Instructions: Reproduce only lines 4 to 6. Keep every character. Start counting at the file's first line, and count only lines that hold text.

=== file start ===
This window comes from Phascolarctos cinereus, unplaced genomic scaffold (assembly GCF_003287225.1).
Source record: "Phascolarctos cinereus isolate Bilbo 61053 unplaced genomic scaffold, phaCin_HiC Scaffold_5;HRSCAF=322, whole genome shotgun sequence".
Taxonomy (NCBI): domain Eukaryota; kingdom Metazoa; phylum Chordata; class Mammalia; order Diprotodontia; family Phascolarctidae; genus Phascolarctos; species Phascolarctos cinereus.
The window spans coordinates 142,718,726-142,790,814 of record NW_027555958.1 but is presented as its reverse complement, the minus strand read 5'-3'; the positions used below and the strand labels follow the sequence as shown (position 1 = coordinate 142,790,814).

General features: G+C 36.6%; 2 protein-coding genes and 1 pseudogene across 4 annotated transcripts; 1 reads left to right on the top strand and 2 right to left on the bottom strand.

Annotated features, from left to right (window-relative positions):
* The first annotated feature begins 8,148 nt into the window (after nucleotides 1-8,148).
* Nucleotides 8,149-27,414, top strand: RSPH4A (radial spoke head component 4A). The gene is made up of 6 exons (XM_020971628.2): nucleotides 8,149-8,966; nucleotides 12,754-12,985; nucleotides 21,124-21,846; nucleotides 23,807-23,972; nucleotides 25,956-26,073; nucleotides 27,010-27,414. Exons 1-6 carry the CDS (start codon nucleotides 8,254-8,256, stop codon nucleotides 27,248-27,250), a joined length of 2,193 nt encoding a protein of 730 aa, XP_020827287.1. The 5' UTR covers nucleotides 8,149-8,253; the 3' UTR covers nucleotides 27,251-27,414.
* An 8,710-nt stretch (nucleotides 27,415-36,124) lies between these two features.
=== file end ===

The window spans coordinates 142,718,726-142,790,814 of record NW_027555958.1 but is presented as its reverse complement, the minus strand read 5'-3'; the positions used below and the strand labels follow the sequence as shown (position 1 = coordinate 142,790,814).

General features: G+C 36.6%; 2 protein-coding genes and 1 pseudogene across 4 annotated transcripts; 1 reads left to right on the top strand and 2 right to left on the bottom strand.

Annotated features, from left to right (window-relative positions):